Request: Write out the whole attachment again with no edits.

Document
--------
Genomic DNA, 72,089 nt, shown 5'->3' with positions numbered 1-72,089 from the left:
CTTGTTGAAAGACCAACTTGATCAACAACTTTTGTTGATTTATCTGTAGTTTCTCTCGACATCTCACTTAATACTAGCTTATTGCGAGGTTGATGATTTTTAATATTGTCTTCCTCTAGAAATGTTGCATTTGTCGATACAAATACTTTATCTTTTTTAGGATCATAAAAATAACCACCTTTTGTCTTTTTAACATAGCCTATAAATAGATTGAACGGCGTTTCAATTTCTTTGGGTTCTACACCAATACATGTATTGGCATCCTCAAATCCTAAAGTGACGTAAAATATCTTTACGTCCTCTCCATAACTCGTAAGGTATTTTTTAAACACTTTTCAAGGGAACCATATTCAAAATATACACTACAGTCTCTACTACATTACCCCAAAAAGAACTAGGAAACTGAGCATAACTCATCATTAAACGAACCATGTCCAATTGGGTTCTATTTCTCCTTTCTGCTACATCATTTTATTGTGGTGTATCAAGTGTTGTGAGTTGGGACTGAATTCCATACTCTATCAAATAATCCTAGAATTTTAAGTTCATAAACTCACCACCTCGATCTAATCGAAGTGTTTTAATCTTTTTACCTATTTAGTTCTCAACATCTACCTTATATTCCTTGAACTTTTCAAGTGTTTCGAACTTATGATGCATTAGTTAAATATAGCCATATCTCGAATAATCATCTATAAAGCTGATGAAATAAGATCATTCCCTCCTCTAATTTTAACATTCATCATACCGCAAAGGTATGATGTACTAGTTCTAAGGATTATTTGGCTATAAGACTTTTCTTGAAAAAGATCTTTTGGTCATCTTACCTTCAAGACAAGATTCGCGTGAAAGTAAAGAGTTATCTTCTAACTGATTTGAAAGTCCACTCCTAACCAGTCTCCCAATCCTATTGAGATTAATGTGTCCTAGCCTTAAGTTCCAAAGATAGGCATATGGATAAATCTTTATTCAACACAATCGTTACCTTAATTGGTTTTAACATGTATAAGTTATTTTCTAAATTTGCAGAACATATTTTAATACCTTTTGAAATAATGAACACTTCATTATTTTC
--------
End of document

Genomic DNA, 72,089 nt, shown 5'->3' with positions numbered 1-72,089 from the left:
CTTGTTGAAAGACCAACTTGATCAACAACTTTTGTTGATTTATCTGTAGTTTCTCTCGACATCTCACTTAATACTAGCTTATTGCGAGGTTGATGATTTTTAATATTGTCTTCCTCTAGAAATGTTGCATTTGTCGATACAAATACTTTATCTTTTTTAGGATCATAAAAATAACCACCTTTTGTCTTTTTAACATAGCCTATAAATAGATTGAACGGCGTTTCAATTTCTTTGGGTTCTACACCAATACATGTATTGGCATCCTCAAATCCTAAAGTGACGTAAAATATCTTTACGTCCTCTCCATAACTCGTAAGGTATTTTTTAAACACTTTTCAAGGGAACCATATTCAAAATATACACTACAGTCTCTACTACATTACCCCAAAAAGAACTAGGAAACTGAGCATAACTCATCATTAAACGAACCATGTCCAATTGGGTTCTATTTCTCCTTTCTGCTACATCATTTTATTGTGGTGTATCAAGTGTTGTGAGTTGGGACTGAATTCCATACTCTATCAAATAATCCTAGAATTTTAAGTTCATAAACTCACCACCTCGATCTAATCGAAGTGTTTTAATCTTTTTACCTATTTAGTTCTCAACATCTACCTTATATTCCTTGAACTTTTCAAGTGTTTCGAACTTATGATGCATTAGTTAAATATAGCCATATCTCGAATAATCATCTATAAAGCTGATGAAATAAGATCATTCCCTCCTCTAATTTTAACATTCATCATACCGCAAAGGTATGATGTACTAGTTCTAAGGATTATTTGGCTATAAGACTTTTCTTGAAAAAGATCTTTTGGTCATCTTACCTTCAAGACAAGATTCGCGTGAAAGTAAAGAGTTATCTTCTAACTGATTTGAAAGTCCACTCCTAACCAGTCTCCCAATCCTATTGAGATTAATGTGTCCTAGCCTTAAGTTCCAAAGATAGGCATATGGATAAATCTTTATTCAACACAATCGTTACCTTAATTGGTTTTAACATGTATAAGTTATTTTCTAAATTTGCAGAACATATTTTAATACCTTTTGAAATAATGAACACTTCATTATTTTC